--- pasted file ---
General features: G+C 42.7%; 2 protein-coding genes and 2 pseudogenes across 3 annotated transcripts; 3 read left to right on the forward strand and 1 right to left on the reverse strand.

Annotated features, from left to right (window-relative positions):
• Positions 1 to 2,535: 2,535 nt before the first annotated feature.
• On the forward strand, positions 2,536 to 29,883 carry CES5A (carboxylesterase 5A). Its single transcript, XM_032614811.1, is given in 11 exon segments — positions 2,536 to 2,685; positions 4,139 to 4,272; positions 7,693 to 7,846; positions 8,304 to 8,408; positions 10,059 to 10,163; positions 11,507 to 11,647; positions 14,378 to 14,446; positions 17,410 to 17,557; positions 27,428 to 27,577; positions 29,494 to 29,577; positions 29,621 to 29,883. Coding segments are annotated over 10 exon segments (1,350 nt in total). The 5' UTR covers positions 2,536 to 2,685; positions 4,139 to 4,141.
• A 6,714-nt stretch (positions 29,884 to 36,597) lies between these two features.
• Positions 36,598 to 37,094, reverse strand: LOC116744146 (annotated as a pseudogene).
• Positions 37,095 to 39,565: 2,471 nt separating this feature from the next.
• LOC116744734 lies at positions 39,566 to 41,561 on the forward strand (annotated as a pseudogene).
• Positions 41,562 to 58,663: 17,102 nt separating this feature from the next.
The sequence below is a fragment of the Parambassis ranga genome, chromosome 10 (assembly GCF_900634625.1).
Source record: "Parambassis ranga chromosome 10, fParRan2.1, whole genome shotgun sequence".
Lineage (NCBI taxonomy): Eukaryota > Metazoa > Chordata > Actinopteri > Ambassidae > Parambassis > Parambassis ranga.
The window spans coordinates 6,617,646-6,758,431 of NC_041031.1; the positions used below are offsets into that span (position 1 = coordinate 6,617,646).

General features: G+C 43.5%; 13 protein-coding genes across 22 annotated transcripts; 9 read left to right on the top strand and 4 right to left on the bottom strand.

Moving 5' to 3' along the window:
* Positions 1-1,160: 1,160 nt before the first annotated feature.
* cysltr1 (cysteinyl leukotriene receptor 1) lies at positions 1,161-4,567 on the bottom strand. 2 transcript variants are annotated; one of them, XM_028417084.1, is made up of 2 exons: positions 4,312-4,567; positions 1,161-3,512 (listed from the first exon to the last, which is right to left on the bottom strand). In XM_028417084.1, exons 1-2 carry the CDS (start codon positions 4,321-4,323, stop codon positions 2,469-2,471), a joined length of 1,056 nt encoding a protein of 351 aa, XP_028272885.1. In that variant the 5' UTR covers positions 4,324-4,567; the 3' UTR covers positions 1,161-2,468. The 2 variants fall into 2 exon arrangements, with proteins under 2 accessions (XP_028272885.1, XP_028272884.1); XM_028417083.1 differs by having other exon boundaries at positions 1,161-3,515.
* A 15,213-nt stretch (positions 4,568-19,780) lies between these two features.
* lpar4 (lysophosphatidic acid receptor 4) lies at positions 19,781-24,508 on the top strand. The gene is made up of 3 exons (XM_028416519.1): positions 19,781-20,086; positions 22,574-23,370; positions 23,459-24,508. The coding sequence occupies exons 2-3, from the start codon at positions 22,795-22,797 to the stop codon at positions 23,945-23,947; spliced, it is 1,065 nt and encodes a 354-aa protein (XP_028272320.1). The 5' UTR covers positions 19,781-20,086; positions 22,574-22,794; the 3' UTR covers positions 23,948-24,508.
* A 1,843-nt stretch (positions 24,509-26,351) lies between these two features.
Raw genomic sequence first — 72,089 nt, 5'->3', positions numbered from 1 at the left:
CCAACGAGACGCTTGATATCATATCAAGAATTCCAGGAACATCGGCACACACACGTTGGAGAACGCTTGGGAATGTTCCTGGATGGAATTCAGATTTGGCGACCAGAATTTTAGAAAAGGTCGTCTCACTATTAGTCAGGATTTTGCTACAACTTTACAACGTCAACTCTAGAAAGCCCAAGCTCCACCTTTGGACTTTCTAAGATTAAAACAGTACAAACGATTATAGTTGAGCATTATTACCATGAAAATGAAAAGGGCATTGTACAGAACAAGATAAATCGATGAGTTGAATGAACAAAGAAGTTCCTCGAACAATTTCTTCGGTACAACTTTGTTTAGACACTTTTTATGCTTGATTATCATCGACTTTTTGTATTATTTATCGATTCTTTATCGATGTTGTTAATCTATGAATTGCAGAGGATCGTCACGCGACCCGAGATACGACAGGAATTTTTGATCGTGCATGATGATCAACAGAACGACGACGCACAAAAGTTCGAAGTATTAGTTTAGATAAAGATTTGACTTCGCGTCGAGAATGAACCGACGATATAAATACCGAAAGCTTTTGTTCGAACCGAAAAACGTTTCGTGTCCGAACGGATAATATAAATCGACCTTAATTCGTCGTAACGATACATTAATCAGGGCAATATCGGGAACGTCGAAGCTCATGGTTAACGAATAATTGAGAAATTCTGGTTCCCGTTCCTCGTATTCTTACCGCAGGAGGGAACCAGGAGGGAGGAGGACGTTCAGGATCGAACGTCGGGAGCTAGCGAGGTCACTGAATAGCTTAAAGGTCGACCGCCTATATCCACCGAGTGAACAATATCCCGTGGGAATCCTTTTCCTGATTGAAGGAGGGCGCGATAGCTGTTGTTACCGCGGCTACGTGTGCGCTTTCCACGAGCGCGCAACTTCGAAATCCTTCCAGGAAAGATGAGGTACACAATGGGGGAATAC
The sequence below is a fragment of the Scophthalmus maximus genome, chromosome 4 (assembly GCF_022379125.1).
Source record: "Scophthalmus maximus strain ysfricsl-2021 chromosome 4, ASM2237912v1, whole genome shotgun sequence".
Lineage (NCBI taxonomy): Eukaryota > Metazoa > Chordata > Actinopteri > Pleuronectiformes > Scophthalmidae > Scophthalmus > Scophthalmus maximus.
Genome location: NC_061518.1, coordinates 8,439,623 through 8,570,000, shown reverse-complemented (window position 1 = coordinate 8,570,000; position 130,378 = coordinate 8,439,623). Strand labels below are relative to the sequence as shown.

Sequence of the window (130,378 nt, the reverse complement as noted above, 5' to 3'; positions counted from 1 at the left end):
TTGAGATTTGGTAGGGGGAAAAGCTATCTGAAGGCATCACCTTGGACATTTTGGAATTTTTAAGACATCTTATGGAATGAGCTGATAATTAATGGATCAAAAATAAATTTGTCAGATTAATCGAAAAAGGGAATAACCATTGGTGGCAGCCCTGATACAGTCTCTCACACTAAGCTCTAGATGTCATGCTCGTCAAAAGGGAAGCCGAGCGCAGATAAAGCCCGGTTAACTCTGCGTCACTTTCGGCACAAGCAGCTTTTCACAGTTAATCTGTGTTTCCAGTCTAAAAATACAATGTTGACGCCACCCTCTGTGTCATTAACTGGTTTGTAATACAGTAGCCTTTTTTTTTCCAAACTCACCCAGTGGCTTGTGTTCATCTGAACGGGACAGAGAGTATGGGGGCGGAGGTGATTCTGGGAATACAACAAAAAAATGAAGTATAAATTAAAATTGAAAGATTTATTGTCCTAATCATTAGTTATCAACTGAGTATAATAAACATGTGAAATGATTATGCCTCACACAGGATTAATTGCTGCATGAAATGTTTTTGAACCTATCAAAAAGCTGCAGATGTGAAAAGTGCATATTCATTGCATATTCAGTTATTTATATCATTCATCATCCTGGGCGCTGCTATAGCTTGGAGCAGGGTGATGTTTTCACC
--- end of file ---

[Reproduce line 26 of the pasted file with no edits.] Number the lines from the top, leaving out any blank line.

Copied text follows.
Genome location: NC_061518.1, coordinates 8,439,623 through 8,570,000, shown reverse-complemented (window position 1 = coordinate 8,570,000; position 130,378 = coordinate 8,439,623). Strand labels below are relative to the sequence as shown.